Kathryn Jean Lopez: “Reverent citizens struggle to make sense of an increasingly perverse society disdainful of — and destructive to — our traditional culture of faith, truth, virtue, and beauty, if the existence of these permanent things is even admitted.” What does a congressmen know about these things?
Rep. Thaddeus McCotter: I once read about them in National Review and Creem magazine.
Lopez: You’re a student of history: What’s so chaotic about this age?
Representative McCotter: We face simultaneously the social, political, and economic upheavals of globalization; a worldwide war against an evil, transnational enemy and its allied rogue regimes; the rise of Communist China as a strategic threat and rival model of governance; and the issue of whether a nation built upon self-evident truths can survive the cancer of moral relativism. Other than this, it’s good times.
Lopez: You write about American exceptionalism, and the president seems to be going there, too, after dismissing such talk, comparing our sense of founding pride to that of any Greek citizen. What do you make of that? Why would you encourage people to be skeptical about what he’s selling?
Representative McCotter: Since our founding, America has not emulated the world; America has inspired the world. Especially in light of the challenges we and the world face, we will not be the first generation of Americans to become followers instead of leaders.
Lopez: Are we really too free to fail?
Representative McCotter: Washington must stop taxing, borrowing, spending, and regulating to prop up the outdated, unsustainable model of Big Government and “Too Big to Fail” businesses. In the Age of Globalization — and its communications revolution, which empowers individuals to purchase goods or contact people around the world in seconds from the palm of their hand or their desktops — the decentralized, horizontal “consumer-driven economy” has compelled private enterprises and, indeed, families to make a difficult restructuring of operations and priorities in order to compete and thrive. Only Big Government and its cohorts in Big Business have been able to resist such restructuring and, when in trouble, borrow money and/or bail each other out. This is not sustainable. To achieve “a free and humane 21st-century economy” requires transforming the highly centralized, vertical Big Government into a “citizen-driven government”; allowing the new economy’s competitive energies to force highly centralized, vertical Big Businesses to be smaller, more entrepreneurial, more responsive, and more accountable to consumers; and holding both accountable to the taxpayers.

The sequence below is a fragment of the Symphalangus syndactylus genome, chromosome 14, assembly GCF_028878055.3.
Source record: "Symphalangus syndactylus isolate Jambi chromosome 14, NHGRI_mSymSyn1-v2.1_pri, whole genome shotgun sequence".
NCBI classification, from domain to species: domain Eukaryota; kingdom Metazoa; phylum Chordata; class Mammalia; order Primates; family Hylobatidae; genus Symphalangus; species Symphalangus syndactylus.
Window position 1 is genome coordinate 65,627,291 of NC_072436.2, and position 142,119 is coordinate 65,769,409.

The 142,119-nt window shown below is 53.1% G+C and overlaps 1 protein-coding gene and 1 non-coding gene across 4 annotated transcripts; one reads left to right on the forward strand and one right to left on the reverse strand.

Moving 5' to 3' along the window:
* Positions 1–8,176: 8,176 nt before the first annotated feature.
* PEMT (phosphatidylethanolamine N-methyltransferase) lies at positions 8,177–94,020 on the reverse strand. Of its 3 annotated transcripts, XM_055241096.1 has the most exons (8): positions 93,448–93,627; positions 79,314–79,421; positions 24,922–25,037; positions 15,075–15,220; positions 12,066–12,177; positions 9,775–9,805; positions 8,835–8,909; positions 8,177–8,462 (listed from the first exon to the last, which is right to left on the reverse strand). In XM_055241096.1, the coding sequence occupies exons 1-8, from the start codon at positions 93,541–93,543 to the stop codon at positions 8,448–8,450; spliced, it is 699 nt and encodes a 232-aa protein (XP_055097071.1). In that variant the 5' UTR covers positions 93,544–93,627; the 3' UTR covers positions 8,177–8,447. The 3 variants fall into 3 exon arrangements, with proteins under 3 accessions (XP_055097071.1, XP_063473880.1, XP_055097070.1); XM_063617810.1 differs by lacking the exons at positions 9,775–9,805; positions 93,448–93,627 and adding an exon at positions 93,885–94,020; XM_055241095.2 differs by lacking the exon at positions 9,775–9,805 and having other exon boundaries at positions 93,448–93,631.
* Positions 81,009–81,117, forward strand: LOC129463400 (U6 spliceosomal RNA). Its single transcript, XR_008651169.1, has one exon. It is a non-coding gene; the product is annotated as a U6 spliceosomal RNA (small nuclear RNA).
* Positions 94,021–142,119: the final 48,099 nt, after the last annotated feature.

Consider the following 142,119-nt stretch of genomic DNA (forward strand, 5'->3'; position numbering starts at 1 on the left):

Lopez: How is this statement, from your book, fair? “There are still some traditional working-class Democrats who love God and country, guns and their union, but they are an endangered species.”
Representative McCotter: Doubtless it is unfair that culturally conservative Democrats have been marginalized within the party, which is now controlled by its extreme left wing. I hope these abandoned Democrats follow Ronald Reagan’s path to the Republican party, or at least my late father’s path into the voting booth to elect conservative candidates.